Start Your Engines, May the Best Woman Live Leguizamo has not been shy about his major friction with the late Swayze on set. Swayze was method and Leguizamo was improvising and making jokes to get more screen time. He says the two physically got into a fight until it was broken up by production. ChiChi, you in danger, girl!
A Cavalcade of Drag Stars This film was one of the first major motion pictures about drag. It gave early acting credits to RuPaul, Lady Bunny, Coco Peru, Laritza Dumount, and Flotilla DeBarge. It also was a major credit for the first transwoman on television Candis Cayne. Talk about helping to define the stars of tomorrow.
Work it Out! David Barton the founder of the popular New York City gym franchise has an early role as a muscle boy.
Drag is Leguizamo’s Bread and Butta’ By the time he did To Wong Foo, Leguizamo had already becoming accustomed to acting in drag. He played female roles in his one-man shows Mambo Mouth, Spic-O-Rama, and on his Fox series House of Buggin’.
Robin Williams: The Drag Years Although uncredited with his hilarious cameo, this film is sandwiched between Williams other two drag movies. In 1993, he gave old lady realness in Mrs. Doubtfire. In 1996, he played husband to a drag performer in The Birdcage.
Thanks for Everything, Carol Lynley! Before the producers secured the rights to Newmar’s name their alternate actress for the iconic photo that inspired the queens was Fantasy Island star Lynley. It doesn’t have the same ring to it, and she isn’t quite as statuesque.
It all goes back to Chinese Food. The name of the film was taken from a photo at a Times Square Chinese Restaurant that was later seen in the film where the ladies find the photo.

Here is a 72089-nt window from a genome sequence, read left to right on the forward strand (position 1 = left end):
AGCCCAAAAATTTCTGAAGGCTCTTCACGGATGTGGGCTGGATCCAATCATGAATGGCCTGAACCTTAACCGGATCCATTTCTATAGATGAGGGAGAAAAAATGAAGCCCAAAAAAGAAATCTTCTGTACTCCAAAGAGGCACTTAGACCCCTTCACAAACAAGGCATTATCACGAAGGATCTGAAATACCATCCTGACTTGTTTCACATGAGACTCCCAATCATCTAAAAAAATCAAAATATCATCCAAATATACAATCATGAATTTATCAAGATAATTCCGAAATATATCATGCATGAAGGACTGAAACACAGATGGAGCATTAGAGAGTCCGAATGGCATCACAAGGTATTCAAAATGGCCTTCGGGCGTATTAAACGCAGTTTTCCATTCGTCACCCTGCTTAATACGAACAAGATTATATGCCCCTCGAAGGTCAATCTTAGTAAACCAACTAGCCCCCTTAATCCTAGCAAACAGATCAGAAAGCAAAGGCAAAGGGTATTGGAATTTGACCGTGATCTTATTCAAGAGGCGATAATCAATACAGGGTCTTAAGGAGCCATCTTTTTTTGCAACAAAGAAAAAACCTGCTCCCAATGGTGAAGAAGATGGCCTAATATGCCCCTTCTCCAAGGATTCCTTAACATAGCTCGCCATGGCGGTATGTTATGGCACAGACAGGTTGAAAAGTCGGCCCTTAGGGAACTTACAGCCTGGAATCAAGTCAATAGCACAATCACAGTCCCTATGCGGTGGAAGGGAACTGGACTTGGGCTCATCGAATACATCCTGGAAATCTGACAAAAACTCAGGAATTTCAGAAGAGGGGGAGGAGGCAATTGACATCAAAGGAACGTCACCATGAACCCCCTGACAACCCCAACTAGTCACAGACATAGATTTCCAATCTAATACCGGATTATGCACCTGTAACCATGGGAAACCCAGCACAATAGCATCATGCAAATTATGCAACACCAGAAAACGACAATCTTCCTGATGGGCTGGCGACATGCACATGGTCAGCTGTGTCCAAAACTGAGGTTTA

Curse of Wong Foo? Both Mel Gibson and Gary Oldman were in talks to potentially play drag queens in the film.
Is that a corn cob in your pocket, ma’am? Swayze surprised Chris Penn during the scene where he discovers Vida Boheme is a man. He hid a corn cob in his dress. Way to commit.
Columbia Pictures via Everett Collection
Jonah Hill is the most unlikely movie star. He isn't particularly "handsome" like those who came before him, such as Rudolph Valentino, Cary Grant, or even George Clooney. Hollywood producers don't develop movies for him, and he is rarely given the leading role. In another time, Hill might have been a consistently reliable character actor like Harry Dean Stanton whose presence elevates certain films but whose name is largely unrecognized by the general moviegoing audience. Today, however, Hill is a household name, and his appearance in more films signifies a change in both industry and audience practices.